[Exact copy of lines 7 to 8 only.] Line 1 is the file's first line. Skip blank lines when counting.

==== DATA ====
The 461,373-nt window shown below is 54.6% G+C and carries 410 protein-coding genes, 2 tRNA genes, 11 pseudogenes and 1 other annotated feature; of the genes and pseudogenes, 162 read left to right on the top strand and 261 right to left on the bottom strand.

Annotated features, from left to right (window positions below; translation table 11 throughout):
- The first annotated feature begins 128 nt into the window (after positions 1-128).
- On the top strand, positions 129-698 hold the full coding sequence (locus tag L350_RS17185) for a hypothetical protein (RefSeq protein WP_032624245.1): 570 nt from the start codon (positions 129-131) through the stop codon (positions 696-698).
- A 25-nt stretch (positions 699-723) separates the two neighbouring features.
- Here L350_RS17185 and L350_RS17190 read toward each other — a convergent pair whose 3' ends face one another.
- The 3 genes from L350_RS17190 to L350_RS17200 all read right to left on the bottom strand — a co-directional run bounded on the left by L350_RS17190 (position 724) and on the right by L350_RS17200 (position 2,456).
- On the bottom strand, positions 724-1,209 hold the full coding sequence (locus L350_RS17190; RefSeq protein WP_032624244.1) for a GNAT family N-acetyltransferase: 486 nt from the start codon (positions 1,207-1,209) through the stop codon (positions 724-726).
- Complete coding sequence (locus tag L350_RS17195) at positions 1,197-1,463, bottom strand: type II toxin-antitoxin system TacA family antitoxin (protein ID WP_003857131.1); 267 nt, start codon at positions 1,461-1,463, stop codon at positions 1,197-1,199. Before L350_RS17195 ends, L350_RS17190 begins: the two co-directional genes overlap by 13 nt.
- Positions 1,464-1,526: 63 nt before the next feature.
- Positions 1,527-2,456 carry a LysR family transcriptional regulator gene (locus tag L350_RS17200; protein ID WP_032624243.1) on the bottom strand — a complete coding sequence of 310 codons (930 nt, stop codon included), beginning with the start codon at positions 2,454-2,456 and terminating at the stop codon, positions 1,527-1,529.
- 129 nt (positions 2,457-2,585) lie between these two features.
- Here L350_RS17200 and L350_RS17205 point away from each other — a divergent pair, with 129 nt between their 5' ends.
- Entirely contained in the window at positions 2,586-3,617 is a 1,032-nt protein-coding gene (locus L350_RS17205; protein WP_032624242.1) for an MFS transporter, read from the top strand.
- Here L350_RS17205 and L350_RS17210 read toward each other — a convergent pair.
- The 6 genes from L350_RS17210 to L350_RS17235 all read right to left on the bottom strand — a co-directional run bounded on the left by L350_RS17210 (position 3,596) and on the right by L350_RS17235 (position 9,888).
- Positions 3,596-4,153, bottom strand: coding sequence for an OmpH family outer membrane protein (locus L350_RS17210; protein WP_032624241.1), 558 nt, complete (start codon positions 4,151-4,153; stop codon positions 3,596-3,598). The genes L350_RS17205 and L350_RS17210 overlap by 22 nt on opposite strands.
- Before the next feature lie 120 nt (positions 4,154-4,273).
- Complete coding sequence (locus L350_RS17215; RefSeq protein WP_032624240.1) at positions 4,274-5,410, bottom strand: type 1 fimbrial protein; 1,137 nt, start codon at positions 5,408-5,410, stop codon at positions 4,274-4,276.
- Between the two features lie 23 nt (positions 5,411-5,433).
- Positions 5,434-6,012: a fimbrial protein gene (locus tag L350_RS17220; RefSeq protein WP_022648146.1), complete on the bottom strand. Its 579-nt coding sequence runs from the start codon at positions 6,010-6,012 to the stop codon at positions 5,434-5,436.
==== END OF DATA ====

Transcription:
- The 3 genes from L350_RS17190 to L350_RS17200 all read right to left on the bottom strand — a co-directional run bounded on the left by L350_RS17190 (position 724) and on the right by L350_RS17200 (position 2,456).
- On the bottom strand, positions 724-1,209 hold the full coding sequence (locus L350_RS17190; RefSeq protein WP_032624244.1) for a GNAT family N-acetyltransferase: 486 nt from the start codon (positions 1,207-1,209) through the stop codon (positions 724-726).